JANESVILLE, Wis. – Maria Caya was a fourth-grade elementary teacher who was allegedly drunk during a student field trip last spring.
She passed out and was taken to a hospital during the field trip to a bowling alley, and police say she registered a .27 blood alcohol level, according to a report from the Daily Herald.
Ordinarily employees in any industry who get drunk on the job are fired on the spot. That’s certainly the way it should be, particularly when they work with children.
But Caya was allowed to resign under a negotiated agreement that provided her with an $18,452 buyout and continued health and dental insurance coverage through Aug. 31, the news report said.
The taxpayers of Janesville have a right to be outraged.
The money represents the amount that Caya had earned as compensation for unused sick days over 14 years with the district, according to the news report. But the unused sick day compensation policy was a provision of a union contract that has since expired.
Under Act 10, Wisconsin’s new collective bargaining reform law, expired teachers union contracts are no longer valid in any way. School boards are now free to establish terms of employment in employee handbooks without union consent.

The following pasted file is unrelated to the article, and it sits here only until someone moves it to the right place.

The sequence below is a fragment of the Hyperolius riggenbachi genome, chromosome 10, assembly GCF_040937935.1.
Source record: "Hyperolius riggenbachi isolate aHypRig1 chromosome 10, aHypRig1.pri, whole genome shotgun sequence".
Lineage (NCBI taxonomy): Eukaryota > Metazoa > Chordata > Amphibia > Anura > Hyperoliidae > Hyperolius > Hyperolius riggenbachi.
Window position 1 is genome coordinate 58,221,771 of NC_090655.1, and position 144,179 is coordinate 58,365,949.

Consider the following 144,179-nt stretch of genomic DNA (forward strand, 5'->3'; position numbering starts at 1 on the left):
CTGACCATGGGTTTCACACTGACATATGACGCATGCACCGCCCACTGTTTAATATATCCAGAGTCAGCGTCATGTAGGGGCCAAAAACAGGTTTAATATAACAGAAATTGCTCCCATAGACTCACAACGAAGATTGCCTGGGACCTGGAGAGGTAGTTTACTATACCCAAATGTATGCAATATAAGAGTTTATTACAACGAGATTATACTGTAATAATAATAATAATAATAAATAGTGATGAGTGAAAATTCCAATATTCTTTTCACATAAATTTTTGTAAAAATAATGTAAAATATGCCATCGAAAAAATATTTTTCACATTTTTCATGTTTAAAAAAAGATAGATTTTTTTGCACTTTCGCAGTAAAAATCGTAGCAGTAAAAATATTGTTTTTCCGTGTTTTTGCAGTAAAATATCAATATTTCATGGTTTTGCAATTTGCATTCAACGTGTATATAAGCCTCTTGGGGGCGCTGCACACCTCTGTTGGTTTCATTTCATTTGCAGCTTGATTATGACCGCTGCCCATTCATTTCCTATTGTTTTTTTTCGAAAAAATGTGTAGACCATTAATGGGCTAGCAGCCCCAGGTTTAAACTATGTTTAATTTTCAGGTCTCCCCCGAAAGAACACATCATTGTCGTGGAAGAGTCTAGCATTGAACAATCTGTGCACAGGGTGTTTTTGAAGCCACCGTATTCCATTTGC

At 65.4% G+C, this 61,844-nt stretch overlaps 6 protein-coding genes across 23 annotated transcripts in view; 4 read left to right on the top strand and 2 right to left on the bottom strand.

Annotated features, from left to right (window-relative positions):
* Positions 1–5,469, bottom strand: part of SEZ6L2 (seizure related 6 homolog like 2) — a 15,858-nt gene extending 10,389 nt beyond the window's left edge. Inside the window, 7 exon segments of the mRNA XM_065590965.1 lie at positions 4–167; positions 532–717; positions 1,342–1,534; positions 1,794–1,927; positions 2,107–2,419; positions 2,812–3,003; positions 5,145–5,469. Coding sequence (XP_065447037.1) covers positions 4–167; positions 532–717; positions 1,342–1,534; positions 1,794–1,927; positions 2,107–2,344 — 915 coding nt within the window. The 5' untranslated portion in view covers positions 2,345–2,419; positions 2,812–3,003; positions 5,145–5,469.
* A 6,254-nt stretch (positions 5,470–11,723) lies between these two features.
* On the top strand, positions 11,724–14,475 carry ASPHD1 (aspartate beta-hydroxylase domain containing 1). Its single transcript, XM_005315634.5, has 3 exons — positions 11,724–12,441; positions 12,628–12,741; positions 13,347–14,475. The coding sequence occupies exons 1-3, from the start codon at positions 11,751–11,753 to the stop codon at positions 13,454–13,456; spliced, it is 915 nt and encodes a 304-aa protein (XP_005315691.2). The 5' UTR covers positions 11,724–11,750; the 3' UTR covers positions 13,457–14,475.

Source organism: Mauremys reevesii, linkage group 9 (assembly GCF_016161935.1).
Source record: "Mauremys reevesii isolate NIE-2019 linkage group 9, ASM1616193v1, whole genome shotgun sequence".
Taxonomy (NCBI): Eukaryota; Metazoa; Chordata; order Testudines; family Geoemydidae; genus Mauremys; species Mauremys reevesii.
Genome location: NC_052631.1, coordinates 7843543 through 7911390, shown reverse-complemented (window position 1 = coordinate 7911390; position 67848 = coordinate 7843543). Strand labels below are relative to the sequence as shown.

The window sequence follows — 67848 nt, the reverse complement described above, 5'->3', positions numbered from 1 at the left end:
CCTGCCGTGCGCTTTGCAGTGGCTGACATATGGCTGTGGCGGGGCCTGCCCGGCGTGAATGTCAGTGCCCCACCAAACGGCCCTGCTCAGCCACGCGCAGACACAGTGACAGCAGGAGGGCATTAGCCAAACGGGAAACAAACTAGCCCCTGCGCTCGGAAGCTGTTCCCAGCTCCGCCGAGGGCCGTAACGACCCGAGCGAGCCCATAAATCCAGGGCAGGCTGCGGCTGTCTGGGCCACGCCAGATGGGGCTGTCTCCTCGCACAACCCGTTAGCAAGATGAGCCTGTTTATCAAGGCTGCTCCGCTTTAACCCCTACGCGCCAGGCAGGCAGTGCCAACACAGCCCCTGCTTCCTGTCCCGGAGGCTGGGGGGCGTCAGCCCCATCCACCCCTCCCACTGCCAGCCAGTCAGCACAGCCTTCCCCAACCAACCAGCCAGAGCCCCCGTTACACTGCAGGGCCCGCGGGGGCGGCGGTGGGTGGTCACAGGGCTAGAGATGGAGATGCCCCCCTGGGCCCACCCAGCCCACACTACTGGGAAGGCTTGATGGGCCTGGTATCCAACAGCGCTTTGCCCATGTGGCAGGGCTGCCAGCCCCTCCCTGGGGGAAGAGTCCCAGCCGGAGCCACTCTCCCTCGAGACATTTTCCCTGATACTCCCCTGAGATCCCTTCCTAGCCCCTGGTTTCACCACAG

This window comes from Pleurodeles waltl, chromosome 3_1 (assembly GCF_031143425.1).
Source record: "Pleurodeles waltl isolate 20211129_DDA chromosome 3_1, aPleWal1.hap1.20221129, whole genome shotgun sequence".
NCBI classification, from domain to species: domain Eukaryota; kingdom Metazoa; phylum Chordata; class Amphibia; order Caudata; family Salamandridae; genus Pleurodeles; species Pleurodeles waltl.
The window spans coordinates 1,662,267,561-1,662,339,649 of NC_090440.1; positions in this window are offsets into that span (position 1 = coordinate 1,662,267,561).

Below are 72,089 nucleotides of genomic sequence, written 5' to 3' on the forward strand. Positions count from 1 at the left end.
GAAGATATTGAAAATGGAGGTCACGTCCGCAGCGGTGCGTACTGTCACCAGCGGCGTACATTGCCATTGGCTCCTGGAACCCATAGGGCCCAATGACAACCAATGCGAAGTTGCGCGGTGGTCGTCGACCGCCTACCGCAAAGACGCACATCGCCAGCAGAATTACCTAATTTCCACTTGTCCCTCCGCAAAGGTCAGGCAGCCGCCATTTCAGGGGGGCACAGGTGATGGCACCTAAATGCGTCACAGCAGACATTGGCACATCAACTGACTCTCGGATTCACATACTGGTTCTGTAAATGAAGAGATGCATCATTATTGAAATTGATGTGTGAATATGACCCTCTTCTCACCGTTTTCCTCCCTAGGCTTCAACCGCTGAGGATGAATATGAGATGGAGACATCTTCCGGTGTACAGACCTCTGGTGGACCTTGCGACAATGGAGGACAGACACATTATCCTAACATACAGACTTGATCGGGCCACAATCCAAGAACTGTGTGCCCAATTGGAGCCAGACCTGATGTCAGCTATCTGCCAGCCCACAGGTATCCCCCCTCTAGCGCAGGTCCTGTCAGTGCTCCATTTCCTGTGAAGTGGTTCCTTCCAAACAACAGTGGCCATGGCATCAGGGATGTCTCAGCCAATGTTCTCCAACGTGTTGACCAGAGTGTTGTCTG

If the Janesville school board adopted the expensive and counter-productive unused sick day policy in the new employee handbook, its logic should be questioned.
School board President Greg Ardrey defended the payout, arguing that if Caya had been fired, she could have challenged the decision in court and legal costs for the district would have exceeded the buyout amount.
He also noted that she might have won in court and been reinstated, which could potentially put more children in danger.
Something is definitely wrong with the law when a school can’t fire a teacher for being drunk on the job without fear of legal costs or being forced to reinstate the teacher.
Perhaps this should be a lesson for all Wisconsin school boards. They should amend their employee handbooks with a provision that states that intoxication on the job will result in immediate termination with no further benefit payments, period.
There may be no way to guarantee such a provision would hold up in court – lawyers are pretty tricky these days – but it would certainly help.
Schools should not have to negotiate with an employee who can’t stay away from the bottle until the end of the school day. Caro jeopardized the safety of her young students, and she shouldn’t be rewarded one penny for that.
By Steve Gunn at EAGnews.org